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Monday, July 22, 2019  Spokane, Washington  Est. May 19, 1883
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Montana reports decrease in wolves, attacks on livestock

This undated image provided by Montana Fish Wildlife and Parks shows a wolf in Montana. (Associated Press)
This undated image provided by Montana Fish Wildlife and Parks shows a wolf in Montana. (Associated Press)

PREDATORS -- Gray wolf numbers in Montana declined 12 percent last year and livestock attacks by the predators took an even sharper drop after four years of regulated hunting and trapping.

Montana Fish, Wildlife and Parks said a minimum 554 wolves were counted statewide at the end of 2014, down from 627 wolves verified in 2013. The actual number of wolves is estimated to be 27 percent to 37 percent higher than the minimum count, officials said.

Montana verified 134 wolf packs, down from152 the previous year, while verified breeding pairs increased to 33 from 28 counted at the end of 2013. The numbers are reported in the agency's annual wolf conservation and management report released this week as required by the U.S. Fish and Wildlife Service. 

Livestock attacks by wolves declined 46 percent from 2013, reaching an eight-year low. Officials said 35 cattle, six sheep and one horse were killed.

Montana's gray wolf population peaked at 653 verified animals in 2011. That same year, Congress lifted federal protections for the animals across much of the Northern Rockies, opening the door to licensed hunting and trapping for the first time in decades.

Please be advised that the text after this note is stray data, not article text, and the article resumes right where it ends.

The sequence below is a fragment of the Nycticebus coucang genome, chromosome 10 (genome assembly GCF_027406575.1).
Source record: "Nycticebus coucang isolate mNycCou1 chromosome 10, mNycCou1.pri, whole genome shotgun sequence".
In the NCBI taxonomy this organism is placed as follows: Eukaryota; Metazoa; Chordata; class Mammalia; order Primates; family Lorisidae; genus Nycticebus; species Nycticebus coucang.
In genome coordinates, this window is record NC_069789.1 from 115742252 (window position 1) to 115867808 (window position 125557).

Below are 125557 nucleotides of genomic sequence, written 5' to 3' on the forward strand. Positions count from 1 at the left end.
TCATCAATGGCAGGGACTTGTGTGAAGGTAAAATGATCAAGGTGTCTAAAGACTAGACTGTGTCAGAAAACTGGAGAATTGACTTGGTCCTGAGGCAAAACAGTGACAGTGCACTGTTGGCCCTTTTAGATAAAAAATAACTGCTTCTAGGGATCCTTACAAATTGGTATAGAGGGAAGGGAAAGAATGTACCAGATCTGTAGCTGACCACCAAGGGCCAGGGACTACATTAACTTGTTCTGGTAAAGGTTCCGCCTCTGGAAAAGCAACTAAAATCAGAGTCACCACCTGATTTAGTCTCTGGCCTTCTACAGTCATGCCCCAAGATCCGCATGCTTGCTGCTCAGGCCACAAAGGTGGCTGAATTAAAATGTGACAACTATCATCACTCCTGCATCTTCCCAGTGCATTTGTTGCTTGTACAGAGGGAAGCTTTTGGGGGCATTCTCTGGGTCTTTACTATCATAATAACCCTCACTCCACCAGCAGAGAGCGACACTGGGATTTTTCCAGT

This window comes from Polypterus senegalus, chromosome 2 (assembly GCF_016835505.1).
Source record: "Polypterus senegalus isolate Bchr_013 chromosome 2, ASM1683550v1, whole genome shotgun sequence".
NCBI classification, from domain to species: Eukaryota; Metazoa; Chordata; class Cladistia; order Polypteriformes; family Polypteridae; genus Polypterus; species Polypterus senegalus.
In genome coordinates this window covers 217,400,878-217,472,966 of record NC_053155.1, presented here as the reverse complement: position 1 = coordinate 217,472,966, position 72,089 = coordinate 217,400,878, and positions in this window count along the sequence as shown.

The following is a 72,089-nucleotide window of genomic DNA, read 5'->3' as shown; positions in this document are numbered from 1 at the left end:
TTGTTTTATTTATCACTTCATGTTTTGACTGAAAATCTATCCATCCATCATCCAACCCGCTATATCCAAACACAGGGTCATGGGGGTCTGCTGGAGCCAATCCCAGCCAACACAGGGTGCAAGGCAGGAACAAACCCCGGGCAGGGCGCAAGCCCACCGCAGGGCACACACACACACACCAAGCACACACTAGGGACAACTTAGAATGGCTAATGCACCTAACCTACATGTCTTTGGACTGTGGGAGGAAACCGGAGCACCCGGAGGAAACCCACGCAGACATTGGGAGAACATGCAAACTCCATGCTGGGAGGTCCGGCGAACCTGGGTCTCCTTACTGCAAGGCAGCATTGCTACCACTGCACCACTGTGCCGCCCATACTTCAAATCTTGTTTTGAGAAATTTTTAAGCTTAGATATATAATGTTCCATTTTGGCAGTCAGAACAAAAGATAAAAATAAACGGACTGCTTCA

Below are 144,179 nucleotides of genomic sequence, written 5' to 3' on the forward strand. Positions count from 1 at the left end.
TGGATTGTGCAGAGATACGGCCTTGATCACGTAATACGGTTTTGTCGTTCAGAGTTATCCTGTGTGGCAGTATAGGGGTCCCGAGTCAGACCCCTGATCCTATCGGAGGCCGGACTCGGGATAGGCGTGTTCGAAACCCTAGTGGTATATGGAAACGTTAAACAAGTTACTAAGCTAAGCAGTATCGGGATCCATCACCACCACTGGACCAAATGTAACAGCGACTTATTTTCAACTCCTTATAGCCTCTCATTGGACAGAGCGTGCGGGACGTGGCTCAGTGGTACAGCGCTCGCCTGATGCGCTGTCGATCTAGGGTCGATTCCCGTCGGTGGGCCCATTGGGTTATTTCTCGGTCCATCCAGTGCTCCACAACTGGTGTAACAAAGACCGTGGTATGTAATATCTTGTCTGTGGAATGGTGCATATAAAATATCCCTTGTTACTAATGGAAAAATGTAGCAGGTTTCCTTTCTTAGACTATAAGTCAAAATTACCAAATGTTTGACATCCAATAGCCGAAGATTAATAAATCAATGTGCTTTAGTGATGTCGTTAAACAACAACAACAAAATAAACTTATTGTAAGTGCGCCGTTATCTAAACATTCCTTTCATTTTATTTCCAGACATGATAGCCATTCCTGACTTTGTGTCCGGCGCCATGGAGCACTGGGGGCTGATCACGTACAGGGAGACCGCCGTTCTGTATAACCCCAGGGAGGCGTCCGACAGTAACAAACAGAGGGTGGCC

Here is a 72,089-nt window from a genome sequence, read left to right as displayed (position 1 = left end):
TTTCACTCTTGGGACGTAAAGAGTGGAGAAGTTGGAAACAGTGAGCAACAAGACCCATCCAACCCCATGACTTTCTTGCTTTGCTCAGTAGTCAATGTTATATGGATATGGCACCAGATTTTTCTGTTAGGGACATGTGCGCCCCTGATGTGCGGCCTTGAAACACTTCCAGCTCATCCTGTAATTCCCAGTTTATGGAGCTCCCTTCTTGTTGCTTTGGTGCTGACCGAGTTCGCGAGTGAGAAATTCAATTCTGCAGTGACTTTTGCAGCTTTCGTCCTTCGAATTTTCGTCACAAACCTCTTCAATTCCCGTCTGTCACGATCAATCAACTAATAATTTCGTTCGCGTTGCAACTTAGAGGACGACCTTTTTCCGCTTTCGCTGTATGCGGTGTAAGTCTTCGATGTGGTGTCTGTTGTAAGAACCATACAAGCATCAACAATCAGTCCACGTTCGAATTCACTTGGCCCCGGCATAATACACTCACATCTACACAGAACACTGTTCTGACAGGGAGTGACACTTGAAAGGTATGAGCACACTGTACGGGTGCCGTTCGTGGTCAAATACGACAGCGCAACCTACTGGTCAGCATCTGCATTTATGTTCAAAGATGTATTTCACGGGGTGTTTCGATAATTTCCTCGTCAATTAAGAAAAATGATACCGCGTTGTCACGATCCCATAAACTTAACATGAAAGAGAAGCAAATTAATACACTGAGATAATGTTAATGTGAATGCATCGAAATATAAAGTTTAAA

Hunters and trappers killed 206 wolves in Montana during a winter harvest that ended last month.

Overall, FWP Director Jeff Hagener said Montana's wolf population continues to be very healthy and far above federal recovery goals while the state takes action to reduce livestock losses.

The total number of known wolf mortalities during 2014 was 308, down from 335 in 2013, with 301 of these mortalities being human-related, including 213 legal harvests, 57 control actions to further reduce livestock depredations (down from 75 in 2013), 11 vehicle strikes, 10 illegal killings, 6 killed under the newly-enacted Montana State Senate Bill 200, 2 capture related mortalities, 1 euthanized due to poor health and 1 legal tribal harvest. In addition, 1 wolf died of natural causes and 6 of unknown causes.

"Montana’s wolf management program seeks to manage wolves just like we do other wildlife—in balance with their habitat, with other wildlife species and with the people who live here," Hagener said.

The recovery of the wolf in the Northern Rockies remains one of the fastest endangered species comebacks on record. In the mid 1990s, to hasten the overall pace of wolf recovery, the U.S. Fish and Wildlife Service released 66 wolves into Yellowstone National Park and central Idaho. Montana and Idaho began monitoring the wolf population, and managing livestock conflicts in 2004. After several court challenges wolves were successfully delisted from Endangered Species protections in 2011.

The delisting of wolves in 2011 allows Montana and Idaho (also Wyoming, to a lesser degree for lack of cooperation) to manage wolves in a manner similar to how bears, mountain lions and other wildlife species are managed, which is guided by state management plans, administrative rules, and laws.




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Rich Landers
Rich Landers joined The Spokesman-Review in 1977. He is the Outdoors editor for the Sports Department writing and photographing stories about hiking, hunting, fishing, boating, conservation, nature and wildlife and related topics.

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